Design Recipes: How to bring more calm into your home
With most of us now spending the majority of our time at home, now is the time to renew, recharge and refresh. And with the weather getting warmer in most parts of the country, this signals the time to finally open the windows and let the fresh air in.
When it comes to creating an appealing environment, the key is to assess your current environment and then implement an action plan.
Here are some tips for bringing a calming, relaxing and refreshing sense of calm to your home environment.
Scents can almost instantly bring a sense of calm to a space. Scents can also linger, which will help to extend the relaxation.
1. Fresh lavender: Lavender is a wonderful scent for the home. Place them in gauze spice bags, available in any grocery store in the spice aisle, or in open jars.
2. Eucalyptus: This is a natural plant that packs a powerful aroma that is very appealing.
3. Rosemary and mint: These traditional herbs are wonderful when placed around the home in creative ways.
4. Fresh lemon or lime: Citrus scents are fresh, clean and crisp and a wonderful way to add an appealing aroma. Squeeze fresh lemon or lime in water for floating candles or freshly cut flowers, or have them on display.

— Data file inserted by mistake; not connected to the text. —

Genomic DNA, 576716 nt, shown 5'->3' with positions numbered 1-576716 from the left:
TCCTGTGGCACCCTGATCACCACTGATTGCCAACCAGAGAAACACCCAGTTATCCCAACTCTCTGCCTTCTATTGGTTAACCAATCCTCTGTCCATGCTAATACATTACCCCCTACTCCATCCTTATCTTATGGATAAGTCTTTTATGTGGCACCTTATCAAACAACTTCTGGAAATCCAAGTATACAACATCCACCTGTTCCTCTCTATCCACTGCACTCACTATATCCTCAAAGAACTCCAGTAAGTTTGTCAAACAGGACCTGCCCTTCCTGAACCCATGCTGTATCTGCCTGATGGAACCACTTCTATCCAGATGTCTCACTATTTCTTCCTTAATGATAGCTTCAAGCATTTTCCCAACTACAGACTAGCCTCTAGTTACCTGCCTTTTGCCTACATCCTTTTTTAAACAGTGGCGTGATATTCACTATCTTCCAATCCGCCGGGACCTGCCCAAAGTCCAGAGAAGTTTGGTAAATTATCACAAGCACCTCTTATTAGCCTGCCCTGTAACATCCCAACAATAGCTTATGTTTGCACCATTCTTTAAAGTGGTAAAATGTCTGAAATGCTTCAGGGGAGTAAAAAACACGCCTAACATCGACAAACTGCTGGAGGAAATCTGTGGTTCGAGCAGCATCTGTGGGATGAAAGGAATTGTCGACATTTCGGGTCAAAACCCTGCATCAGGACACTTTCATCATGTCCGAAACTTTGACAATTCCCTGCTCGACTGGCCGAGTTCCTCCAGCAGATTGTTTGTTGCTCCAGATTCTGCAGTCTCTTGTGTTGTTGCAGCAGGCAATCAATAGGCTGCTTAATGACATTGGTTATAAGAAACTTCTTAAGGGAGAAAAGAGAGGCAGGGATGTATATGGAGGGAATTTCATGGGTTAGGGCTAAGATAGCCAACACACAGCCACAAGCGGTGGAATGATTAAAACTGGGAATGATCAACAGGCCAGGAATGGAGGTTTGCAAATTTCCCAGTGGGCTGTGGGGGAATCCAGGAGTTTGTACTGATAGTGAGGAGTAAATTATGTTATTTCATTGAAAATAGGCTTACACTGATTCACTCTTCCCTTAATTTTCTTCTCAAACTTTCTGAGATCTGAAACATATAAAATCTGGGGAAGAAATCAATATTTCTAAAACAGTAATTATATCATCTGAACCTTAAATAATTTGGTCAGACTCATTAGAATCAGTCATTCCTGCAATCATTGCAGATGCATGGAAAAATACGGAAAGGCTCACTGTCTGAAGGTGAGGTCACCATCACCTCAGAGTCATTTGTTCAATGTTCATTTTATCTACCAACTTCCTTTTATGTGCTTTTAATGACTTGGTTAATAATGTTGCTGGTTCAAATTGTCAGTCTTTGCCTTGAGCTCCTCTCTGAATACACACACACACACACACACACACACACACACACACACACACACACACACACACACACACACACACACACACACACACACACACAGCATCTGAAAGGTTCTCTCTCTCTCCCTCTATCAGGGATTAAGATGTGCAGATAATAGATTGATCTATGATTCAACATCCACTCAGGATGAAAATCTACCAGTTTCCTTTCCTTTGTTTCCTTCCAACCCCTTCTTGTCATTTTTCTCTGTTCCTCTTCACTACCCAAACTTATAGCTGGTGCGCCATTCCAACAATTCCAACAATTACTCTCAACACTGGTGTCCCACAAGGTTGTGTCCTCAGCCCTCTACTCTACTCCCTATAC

CANDLES AND RELAXATION ELEMENTS
1. Soy-based candles: Soy-based candles are natural and clean burning. Best of all, they smell great and come in sumptuous scents.
2. Sprays and diffusers: While sprays help with immediate infusion of scents into a space, diffusers allow for a more prolonged experience.
For those looking for a more relaxing environment, creating distinct zones within your home will help considerably. Typically creating clear, distinct zones for sleeping, lounging and relaxation work best. Relaxation zones can be anything from a room in a house to a chair in a corner set aside for rejuvenation.
Cathy Hobbs, based in New York City, is an Emmy Award-winning television host and a nationally known interior design and home staging expert with offices in New York City, Boston and Washington, D.C. Contact her at firstname.lastname@example.org or visit her website at cathyhobbs.com.